Ottawa Citizen columns
Penfolds wines, from medicine to luxury
Wednesday, 25 July 2012
I was recently in Moscow for the unveiling of a $175,000 bottle of wine. Actually, it wasn’t a bottle; it was an ampoule, a handcrafted glass container holding 750 mL of wine (a standard bottle), enclosed in an elegant hand-blown vessel. The wine was 2004 Penfolds Bin 60A, a cabernet sauvignon made from grapes growing on 150-year-old vines, probably the oldest cabernet vines in the world. (I was at the Moscow event as a guest of Penfolds.)
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A little early to celebrate open wine trade between provinces
Wednesday, 18 July 2012
A few weeks ago, Parliament passed a law enabling Canadians in one province to purchase wine from another. Until then, it was illegal for, say, a resident of Ontario to bring a bottle of wine back from another province. You could bring two bottles duty-free from any place outside Canada (more that two if you paid the duties), but not from another Canadian province. And you couldn’t order wine for delivery. Now we can ... maybe.
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Revolutionizing France’s wine
Thursday, 12 July 2012
July 14, which falls on Saturday, is probably better known as Bastille Day (France’s national day) than for being my birthday. The date, of course, commemorates the 1789 seizure of the Bastille, a royal prison in Paris, by an armed force from the city. It’s conventionally (though mistakenly, I think) thought to be the beginning of the French Revolution.
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Wine fraud throws light on the market
Wednesday, 04 July 2012
A serious case of wine fraud that recently came to the fore in the U.S. is throwing light on aspects of current wine culture. It involves an Indonesian, who seems to have been under a deportation order, but who changed his name and claimed to be a member of a wealthy family. Quite how he got his financial start in the U.S. isn’t clear, but for about five years he was a major buyer, seller and consumer of some of the most expensive wines on the market.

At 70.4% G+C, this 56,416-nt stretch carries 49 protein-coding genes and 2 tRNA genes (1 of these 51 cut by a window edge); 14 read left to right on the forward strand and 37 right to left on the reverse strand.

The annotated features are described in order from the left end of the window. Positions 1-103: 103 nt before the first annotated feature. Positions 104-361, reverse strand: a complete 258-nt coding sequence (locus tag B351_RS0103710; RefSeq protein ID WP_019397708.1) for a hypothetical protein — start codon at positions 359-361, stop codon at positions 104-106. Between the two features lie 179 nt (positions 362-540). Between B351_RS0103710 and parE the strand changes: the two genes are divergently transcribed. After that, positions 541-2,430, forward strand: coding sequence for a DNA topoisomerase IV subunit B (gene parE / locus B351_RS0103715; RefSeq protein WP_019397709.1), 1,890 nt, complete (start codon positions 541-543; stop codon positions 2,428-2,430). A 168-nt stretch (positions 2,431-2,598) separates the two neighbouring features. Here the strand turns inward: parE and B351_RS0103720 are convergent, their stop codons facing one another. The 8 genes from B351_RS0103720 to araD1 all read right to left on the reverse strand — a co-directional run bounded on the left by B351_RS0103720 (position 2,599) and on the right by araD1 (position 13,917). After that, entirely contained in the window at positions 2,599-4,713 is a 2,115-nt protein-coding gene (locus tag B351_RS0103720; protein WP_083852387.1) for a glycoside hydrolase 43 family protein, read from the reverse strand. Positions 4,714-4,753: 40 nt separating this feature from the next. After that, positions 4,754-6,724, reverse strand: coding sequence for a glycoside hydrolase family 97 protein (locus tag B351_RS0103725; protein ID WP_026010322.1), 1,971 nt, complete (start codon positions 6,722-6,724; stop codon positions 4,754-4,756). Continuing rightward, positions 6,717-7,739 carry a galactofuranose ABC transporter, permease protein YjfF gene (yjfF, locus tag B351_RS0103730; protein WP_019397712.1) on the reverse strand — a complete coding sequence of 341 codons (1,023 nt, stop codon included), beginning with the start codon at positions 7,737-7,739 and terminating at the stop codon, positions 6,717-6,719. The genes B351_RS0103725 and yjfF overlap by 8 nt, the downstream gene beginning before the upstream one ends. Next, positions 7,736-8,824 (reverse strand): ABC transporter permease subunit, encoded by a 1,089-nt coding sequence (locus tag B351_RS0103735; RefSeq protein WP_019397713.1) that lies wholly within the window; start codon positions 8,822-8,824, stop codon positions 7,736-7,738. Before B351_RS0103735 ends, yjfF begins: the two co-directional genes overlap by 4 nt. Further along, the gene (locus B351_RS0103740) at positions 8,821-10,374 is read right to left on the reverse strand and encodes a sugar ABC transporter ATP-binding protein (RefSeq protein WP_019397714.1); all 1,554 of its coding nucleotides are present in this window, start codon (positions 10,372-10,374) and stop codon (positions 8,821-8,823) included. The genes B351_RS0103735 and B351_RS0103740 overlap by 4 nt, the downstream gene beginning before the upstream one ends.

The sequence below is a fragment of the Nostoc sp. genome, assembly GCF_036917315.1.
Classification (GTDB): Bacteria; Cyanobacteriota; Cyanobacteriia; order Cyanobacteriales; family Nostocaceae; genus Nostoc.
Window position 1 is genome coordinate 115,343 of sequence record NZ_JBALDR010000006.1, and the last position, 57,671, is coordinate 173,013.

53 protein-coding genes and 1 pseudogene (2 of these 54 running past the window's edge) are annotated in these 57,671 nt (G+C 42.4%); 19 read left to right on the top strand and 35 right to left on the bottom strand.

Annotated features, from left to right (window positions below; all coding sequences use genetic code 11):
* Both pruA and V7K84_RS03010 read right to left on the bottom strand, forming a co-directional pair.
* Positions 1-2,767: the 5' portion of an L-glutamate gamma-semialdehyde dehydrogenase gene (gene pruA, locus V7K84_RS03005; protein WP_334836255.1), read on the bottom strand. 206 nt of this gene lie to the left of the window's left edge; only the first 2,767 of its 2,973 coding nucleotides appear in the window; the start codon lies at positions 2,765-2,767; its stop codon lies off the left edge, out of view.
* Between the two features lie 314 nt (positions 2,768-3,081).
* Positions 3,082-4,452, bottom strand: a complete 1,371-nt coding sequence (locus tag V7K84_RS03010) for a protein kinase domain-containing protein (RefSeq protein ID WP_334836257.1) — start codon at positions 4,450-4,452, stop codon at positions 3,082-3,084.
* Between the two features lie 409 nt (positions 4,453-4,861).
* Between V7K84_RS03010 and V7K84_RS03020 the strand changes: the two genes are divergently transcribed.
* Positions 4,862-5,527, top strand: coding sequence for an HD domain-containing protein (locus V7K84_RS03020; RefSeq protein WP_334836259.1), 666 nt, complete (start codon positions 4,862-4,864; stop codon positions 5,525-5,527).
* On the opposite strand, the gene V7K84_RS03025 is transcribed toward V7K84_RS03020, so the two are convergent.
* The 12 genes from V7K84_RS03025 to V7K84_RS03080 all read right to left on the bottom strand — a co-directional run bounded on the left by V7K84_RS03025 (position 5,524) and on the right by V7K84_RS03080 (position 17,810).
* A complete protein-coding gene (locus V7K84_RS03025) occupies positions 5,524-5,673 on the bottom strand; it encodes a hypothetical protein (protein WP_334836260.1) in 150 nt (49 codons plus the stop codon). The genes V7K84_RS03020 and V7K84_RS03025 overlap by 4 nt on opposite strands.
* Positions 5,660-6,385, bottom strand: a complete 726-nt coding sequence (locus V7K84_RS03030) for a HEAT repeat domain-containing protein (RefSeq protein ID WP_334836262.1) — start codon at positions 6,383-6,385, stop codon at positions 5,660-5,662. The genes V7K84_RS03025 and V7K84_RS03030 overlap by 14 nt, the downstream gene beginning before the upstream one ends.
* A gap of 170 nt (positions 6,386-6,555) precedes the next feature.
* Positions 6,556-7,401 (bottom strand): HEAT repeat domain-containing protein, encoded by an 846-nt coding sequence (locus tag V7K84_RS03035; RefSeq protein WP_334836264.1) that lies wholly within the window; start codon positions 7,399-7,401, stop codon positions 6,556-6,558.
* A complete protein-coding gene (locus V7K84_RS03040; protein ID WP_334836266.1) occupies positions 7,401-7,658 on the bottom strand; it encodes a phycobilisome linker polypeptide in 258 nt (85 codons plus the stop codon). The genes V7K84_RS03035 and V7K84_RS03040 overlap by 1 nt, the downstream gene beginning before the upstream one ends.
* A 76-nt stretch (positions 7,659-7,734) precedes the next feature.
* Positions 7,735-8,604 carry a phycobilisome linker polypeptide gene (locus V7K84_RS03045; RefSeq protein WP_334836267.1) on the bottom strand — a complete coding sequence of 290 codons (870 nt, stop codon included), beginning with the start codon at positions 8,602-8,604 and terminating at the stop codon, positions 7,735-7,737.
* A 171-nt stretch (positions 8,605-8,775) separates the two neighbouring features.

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Think pink as the temperature soars
Wednesday, 27 June 2012
It’s time for the annual rosé column, when I urge you to drink pink. But fewer and fewer people need to be urged these days: rosé has been steadily increasing in production and sales over the last five years.
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How transparent should wine blends be?
Thursday, 21 June 2012
What do today’s wines have in common -- and not only in common with one another, but with many other wines? The answer is they might or might not combine one or more grape variety.
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You may be surprised who drinks the most wine
Wednesday, 13 June 2012
Guess who, of all the world’s peoples, consumes the most wine? It’s interesting to watch trends, as consumption rises in some countries and falls in others, and to speculate about the reasons in each case. In Canada, per capita consumption of wine has been rising slowly and steadily for years, as wine has become a lifestyle choice for many people, especially in the younger (20s and early-30s) age-groups.
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Sauvignon blanc across the spectrum
Wednesday, 06 June 2012
I spent a week last month in the Loire Valley, and had a chance to taste a good number of sauvignon blancs. It’s the white grape of Sancerre, one of the few Loire appellations that’s widely known (the other is Muscadet), and also an important variety in less-known Loire regions like Touraine, Pouilly, and Menetou-Salon.
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Pairing wine with food should be fun, experimental
Wednesday, 30 May 2012
Last week, I was at a wine and beer taste-off at the Mill Street Brew Pub. About 60 people paid for a four-course meal, each course paired with a beer (Mill Street, of course) and a wine (from Niagara’s excellent 13th Street Winery). People voted after each pairing, and the final result was a victory for the wine. I was there to help lead the cheering for wine, but in a couple of cases I thought the beer was as good, or almost as good, a partner to the food.
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From lean to luscious, this grape is cool
Wednesday, 23 May 2012
It doesn’t seem right, does it, to describe chardonnay as “cool.” It’s the world’s most popular grape, it’s grown in almost every wine-producing country, and wine store shelves groan with bottles of it.
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